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2 nene geese on Maui killed by cars near Kahului Airport

  • COURTESY DLNR
                                Nene at Kanaha Pond State Wildlife Sanctuary in September 2021.

    COURTESY DLNR

    Nene at Kanaha Pond State Wildlife Sanctuary in September 2021.

State wildlife officials are urging motorists to slow down and drive with aloha after a bonded nene pair — a male and female — were struck and killed Tuesday near Kahului Airport on Maui.

A former employee of the state Division of Forestry and Wildlife found the dead nene, or Hawaiian geese, on Aalele Street. The female was already dead, while the male died a short time later.

Officials say that the male may have been struck while trying to stay near his partner, and that the birds commonly do this after a mate or goslings have been injured.

Stephanie Franklin, DOFAW biologist on Maui, estimates there are about 15 nene in the core area of Kahului that move regularly between Kanaha Pond Wildlife Sanctuary, Kanaha Beach Park, and nearby grassy areas.

“We’re so lucky to be able to see nene and three other endangered waterbirds species, right downtown,” said Franklin, adding that this privilege means having the added responsibility of sharing space with the endemic wildlife of Hawaii.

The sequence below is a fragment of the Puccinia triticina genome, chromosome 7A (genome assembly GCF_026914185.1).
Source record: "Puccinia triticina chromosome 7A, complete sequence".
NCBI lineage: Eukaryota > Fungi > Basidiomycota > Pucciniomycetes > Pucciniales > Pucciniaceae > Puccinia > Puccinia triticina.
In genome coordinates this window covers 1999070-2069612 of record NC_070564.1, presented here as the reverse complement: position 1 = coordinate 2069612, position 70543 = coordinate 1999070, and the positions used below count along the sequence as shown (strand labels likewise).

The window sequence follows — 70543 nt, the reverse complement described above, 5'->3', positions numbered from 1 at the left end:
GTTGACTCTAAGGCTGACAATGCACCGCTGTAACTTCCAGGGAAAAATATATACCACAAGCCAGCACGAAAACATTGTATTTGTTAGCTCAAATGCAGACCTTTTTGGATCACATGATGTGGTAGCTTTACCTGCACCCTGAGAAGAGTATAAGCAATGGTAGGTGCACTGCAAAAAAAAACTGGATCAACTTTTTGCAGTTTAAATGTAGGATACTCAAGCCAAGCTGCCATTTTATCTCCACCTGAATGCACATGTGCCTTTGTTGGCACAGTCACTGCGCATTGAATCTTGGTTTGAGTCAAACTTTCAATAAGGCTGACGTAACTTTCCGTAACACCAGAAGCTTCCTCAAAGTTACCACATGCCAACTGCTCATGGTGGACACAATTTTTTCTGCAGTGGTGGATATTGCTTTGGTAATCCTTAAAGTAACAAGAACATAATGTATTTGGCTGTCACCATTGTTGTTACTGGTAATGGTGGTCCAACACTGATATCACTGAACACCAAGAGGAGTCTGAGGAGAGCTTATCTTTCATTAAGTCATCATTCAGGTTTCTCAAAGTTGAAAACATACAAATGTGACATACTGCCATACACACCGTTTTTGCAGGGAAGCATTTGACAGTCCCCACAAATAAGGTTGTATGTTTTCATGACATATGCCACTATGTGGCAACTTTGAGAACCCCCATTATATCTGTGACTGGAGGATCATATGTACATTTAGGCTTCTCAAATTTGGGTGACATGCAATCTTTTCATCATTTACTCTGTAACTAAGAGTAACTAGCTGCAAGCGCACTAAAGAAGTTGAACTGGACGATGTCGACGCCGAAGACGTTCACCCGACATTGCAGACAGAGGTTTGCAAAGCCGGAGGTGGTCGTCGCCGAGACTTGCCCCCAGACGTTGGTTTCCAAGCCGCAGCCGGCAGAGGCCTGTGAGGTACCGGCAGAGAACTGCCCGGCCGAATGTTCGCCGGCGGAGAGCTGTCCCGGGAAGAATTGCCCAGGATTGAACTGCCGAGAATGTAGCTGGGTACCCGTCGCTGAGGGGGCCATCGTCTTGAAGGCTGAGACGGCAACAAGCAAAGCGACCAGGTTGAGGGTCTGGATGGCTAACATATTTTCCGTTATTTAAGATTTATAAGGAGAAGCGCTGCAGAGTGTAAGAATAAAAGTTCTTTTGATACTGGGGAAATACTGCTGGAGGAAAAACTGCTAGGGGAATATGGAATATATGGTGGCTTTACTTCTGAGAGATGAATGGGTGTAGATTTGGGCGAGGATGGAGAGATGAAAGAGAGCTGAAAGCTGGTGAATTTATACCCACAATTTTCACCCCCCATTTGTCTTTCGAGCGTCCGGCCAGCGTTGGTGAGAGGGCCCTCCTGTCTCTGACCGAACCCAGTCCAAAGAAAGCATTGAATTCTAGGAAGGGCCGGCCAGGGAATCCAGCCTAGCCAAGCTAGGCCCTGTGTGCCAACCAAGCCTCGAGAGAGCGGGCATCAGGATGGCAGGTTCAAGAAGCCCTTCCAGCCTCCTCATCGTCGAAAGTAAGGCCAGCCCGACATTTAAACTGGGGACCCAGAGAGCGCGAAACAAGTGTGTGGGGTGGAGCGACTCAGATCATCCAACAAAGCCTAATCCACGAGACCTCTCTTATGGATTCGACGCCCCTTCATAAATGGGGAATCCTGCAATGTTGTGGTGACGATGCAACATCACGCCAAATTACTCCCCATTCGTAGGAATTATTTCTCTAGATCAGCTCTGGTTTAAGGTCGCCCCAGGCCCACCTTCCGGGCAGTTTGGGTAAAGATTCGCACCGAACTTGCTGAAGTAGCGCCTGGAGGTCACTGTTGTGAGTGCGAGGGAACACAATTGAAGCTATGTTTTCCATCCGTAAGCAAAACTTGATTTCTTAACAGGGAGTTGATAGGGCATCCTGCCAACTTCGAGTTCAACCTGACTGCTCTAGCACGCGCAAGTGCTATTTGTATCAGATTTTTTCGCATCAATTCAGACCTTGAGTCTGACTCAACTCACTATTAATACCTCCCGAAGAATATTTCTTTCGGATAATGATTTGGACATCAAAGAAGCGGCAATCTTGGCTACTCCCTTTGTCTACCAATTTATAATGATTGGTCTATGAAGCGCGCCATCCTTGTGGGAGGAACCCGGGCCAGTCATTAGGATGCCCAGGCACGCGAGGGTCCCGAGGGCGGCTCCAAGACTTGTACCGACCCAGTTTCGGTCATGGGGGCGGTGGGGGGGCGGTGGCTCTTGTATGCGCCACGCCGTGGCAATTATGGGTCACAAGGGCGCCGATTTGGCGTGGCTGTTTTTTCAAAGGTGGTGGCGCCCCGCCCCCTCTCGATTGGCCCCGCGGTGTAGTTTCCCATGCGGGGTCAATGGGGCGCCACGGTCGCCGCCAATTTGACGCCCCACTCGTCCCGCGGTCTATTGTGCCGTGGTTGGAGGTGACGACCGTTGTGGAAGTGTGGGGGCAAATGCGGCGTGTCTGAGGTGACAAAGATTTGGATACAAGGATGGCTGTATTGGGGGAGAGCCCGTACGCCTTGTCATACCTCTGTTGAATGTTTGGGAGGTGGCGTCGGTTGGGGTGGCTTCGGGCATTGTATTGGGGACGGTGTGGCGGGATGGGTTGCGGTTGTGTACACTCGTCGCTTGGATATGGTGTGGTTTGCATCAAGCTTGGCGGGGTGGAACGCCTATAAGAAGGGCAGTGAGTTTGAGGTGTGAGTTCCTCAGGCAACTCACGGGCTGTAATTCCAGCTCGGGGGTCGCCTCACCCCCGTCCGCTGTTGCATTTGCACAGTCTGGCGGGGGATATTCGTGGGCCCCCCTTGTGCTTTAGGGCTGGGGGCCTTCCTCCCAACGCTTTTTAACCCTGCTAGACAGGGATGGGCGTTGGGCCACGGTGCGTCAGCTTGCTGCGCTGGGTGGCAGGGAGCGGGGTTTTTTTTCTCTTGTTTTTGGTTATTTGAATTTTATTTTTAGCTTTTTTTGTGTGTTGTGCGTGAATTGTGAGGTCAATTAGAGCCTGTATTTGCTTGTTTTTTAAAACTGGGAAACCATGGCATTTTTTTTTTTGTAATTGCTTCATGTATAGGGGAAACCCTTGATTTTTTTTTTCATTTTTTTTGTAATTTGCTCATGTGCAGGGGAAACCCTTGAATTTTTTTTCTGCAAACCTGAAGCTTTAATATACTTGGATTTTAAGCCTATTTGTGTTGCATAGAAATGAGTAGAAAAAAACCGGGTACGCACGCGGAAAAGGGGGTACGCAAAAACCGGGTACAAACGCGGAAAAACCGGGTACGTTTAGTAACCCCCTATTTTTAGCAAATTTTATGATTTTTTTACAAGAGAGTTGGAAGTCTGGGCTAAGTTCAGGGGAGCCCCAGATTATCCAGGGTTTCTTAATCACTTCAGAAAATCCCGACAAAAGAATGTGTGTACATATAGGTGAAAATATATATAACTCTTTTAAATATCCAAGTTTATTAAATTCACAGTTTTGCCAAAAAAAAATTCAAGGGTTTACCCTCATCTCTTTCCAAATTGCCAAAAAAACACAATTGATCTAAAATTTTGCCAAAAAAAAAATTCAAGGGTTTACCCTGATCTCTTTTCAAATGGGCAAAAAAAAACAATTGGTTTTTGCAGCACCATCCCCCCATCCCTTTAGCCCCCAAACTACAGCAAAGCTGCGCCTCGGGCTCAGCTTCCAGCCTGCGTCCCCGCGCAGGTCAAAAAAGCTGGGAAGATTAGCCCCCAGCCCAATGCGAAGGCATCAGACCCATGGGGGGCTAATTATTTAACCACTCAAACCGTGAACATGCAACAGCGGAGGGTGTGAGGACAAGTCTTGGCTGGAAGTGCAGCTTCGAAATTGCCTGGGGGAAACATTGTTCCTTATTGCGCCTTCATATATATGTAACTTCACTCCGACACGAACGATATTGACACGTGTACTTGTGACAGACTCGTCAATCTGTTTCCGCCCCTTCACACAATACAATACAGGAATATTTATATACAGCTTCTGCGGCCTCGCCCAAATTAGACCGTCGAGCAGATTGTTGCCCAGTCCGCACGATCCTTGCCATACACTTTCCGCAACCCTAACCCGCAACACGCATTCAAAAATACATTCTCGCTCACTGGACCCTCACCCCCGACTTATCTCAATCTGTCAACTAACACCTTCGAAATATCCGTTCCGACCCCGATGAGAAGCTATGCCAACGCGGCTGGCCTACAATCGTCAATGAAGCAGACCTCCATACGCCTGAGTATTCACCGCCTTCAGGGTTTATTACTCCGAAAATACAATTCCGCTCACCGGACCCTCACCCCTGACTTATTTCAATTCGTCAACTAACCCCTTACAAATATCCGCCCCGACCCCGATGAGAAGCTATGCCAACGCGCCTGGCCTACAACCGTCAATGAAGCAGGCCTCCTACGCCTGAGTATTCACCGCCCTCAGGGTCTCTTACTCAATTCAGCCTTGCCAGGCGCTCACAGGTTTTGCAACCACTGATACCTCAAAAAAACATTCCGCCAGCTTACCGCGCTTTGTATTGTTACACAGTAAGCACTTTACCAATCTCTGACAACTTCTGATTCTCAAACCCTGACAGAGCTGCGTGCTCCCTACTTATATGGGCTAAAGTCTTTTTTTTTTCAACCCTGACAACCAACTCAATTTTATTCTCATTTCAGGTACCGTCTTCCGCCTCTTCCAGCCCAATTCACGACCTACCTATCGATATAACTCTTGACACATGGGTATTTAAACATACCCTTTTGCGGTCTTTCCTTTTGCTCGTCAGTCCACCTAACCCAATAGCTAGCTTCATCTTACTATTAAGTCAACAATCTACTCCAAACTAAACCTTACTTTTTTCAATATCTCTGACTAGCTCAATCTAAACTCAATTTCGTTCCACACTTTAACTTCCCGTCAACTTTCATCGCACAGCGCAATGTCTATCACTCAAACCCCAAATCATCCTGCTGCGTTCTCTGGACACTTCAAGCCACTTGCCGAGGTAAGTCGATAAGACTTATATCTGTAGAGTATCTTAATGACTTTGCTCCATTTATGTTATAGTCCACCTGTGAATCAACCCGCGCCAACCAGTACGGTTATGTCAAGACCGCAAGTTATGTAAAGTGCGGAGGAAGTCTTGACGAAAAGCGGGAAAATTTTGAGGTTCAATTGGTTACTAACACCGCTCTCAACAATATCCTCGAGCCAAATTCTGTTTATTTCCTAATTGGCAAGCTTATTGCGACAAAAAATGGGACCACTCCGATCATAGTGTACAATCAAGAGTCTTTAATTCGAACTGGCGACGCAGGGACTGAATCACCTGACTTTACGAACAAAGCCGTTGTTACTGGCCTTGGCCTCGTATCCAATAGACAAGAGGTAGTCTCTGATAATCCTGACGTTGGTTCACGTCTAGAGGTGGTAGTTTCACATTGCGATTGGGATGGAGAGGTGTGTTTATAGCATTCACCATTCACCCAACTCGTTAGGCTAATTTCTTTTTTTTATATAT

Last month, three nene were struck and killed by cars on Chain of Craters Road at Hawai‘i Volcanoes National Park.

The three, which also included another nene pair, were fatally struck within the span of two weeks.

The National Park Service said October marks the start of nene breeding and nesting season in Hawaii, and there are nene crossing signs warning motorists to slow down and watch out for the native geese throughout the park.

Nene nesting season coincides with the holiday travel and shopping season, officials said, so more people are likely to encounter them while out and about. They prefer grassy areas, and are thus drawn to parks and golf courses.

People can also protect nene by keeping their dogs leashed at beach parks and near golf courses, and refraining from feeding them.

Once on the brink of extinction, the nene population made a comeback after six decades of conservation efforts, and were downlisted from an endangered species to a threatened species in December 2019. They are still protected under the Endangered Species Act.

Nene were reintroduced to Maui within Haleakala National Park in the late 196os, according to DOFAW, and approximately 500 today now occupy habitats including wetlands and grassy areas at all elevations of the Valley isle.

To report injured nene on Maui, call 808-984-8100 or at Haleakala National Park, call 808-985-6170.

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